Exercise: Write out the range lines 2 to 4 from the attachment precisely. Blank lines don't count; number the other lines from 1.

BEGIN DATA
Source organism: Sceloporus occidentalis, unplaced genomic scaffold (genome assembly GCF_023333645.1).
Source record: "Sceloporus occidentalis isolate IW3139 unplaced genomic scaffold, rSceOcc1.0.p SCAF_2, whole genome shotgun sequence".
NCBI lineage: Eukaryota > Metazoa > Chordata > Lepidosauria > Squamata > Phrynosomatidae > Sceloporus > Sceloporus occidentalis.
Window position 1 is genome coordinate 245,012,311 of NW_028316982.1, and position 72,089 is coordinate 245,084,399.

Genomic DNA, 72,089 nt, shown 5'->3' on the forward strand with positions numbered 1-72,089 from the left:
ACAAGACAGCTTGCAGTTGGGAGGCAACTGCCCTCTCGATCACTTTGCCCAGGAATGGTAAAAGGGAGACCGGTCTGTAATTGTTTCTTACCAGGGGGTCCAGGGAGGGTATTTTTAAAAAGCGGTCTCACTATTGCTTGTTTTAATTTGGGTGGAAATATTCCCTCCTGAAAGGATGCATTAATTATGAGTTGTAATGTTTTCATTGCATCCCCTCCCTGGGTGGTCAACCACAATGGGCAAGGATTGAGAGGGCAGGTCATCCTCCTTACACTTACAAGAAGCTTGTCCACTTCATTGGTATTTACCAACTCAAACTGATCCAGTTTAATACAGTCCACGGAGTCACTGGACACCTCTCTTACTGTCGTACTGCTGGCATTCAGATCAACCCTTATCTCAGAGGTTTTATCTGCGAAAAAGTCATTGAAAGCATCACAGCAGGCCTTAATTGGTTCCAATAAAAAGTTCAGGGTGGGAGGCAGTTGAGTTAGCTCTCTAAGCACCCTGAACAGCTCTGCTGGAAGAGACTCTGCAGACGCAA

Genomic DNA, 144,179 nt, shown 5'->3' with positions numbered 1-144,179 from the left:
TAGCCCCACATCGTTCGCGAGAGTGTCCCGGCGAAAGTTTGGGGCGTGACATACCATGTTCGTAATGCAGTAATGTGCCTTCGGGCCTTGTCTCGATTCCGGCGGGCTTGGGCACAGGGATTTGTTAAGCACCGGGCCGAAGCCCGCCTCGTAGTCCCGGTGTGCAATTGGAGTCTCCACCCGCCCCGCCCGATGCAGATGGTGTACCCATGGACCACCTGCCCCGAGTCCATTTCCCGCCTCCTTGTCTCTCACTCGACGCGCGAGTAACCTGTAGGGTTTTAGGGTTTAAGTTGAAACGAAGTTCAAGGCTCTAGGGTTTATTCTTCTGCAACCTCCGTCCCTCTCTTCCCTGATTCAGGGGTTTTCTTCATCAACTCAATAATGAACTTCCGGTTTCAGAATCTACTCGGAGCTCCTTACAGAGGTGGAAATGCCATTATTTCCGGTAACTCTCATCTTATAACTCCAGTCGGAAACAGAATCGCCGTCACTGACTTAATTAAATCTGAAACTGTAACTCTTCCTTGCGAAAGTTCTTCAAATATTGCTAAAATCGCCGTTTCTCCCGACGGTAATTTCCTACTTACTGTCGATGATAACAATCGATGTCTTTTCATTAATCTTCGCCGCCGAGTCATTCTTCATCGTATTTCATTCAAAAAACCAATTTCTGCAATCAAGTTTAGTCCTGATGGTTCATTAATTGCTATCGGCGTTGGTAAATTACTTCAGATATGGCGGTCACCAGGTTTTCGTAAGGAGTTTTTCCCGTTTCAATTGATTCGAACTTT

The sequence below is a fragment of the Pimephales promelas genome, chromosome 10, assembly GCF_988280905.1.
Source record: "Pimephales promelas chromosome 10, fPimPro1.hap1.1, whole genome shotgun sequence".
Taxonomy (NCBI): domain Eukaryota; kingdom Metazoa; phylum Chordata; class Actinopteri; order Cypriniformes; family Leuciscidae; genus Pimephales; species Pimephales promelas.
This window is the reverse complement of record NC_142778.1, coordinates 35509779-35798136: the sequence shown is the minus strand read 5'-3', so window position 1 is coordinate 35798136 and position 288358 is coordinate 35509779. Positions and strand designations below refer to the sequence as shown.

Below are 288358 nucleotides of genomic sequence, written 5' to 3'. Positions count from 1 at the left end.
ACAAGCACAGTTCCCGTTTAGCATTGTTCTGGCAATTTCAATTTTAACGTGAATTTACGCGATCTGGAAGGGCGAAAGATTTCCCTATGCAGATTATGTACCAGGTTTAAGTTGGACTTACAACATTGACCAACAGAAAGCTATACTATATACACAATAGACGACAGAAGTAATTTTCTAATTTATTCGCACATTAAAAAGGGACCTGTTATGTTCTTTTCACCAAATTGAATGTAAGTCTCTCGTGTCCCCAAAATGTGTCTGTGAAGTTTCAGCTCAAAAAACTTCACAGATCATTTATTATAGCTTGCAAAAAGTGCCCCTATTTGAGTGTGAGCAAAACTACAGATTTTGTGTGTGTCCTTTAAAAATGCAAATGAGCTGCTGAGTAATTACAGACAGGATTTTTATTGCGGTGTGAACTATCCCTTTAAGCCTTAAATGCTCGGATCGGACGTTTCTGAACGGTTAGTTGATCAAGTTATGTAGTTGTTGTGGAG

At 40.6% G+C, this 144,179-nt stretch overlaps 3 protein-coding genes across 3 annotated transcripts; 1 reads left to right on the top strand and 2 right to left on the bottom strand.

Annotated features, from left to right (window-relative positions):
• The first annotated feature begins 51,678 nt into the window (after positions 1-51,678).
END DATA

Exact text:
Source record: "Sceloporus occidentalis isolate IW3139 unplaced genomic scaffold, rSceOcc1.0.p SCAF_2, whole genome shotgun sequence".
NCBI lineage: Eukaryota > Metazoa > Chordata > Lepidosauria > Squamata > Phrynosomatidae > Sceloporus > Sceloporus occidentalis.
Window position 1 is genome coordinate 245,012,311 of NW_028316982.1, and position 72,089 is coordinate 245,084,399.